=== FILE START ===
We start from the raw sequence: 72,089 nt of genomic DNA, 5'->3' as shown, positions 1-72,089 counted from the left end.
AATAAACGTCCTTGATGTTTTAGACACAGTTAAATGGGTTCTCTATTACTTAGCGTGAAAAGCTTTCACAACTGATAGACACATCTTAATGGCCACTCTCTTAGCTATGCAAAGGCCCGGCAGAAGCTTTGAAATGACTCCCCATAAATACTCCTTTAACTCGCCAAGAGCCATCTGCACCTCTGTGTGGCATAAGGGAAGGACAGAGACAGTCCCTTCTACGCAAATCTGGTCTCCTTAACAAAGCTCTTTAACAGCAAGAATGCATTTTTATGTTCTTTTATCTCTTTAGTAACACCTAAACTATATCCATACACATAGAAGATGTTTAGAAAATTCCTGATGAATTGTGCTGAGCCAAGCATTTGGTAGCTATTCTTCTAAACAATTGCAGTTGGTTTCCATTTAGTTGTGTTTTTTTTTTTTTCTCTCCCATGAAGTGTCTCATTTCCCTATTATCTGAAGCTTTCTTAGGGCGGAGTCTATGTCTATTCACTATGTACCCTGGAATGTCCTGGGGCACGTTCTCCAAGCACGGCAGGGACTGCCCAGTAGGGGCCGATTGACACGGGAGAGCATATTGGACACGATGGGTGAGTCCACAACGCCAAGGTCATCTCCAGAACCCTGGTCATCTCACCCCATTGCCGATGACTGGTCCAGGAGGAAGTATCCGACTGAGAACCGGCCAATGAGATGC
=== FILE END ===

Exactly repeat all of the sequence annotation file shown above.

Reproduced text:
We start from the raw sequence: 72,089 nt of genomic DNA, 5'->3' as shown, positions 1-72,089 counted from the left end.
AATAAACGTCCTTGATGTTTTAGACACAGTTAAATGGGTTCTCTATTACTTAGCGTGAAAAGCTTTCACAACTGATAGACACATCTTAATGGCCACTCTCTTAGCTATGCAAAGGCCCGGCAGAAGCTTTGAAATGACTCCCCATAAATACTCCTTTAACTCGCCAAGAGCCATCTGCACCTCTGTGTGGCATAAGGGAAGGACAGAGACAGTCCCTTCTACGCAAATCTGGTCTCCTTAACAAAGCTCTTTAACAGCAAGAATGCATTTTTATGTTCTTTTATCTCTTTAGTAACACCTAAACTATATCCATACACATAGAAGATGTTTAGAAAATTCCTGATGAATTGTGCTGAGCCAAGCATTTGGTAGCTATTCTTCTAAACAATTGCAGTTGGTTTCCATTTAGTTGTGTTTTTTTTTTTTTCTCTCCCATGAAGTGTCTCATTTCCCTATTATCTGAAGCTTTCTTAGGGCGGAGTCTATGTCTATTCACTATGTACCCTGGAATGTCCTGGGGCACGTTCTCCAAGCACGGCAGGGACTGCCCAGTAGGGGCCGATTGACACGGGAGAGCATATTGGACACGATGGGTGAGTCCACAACGCCAAGGTCATCTCCAGAACCCTGGTCATCTCACCCCATTGCCGATGACTGGTCCAGGAGGAAGTATCCGACTGAGAACCGGCCAATGAGATGC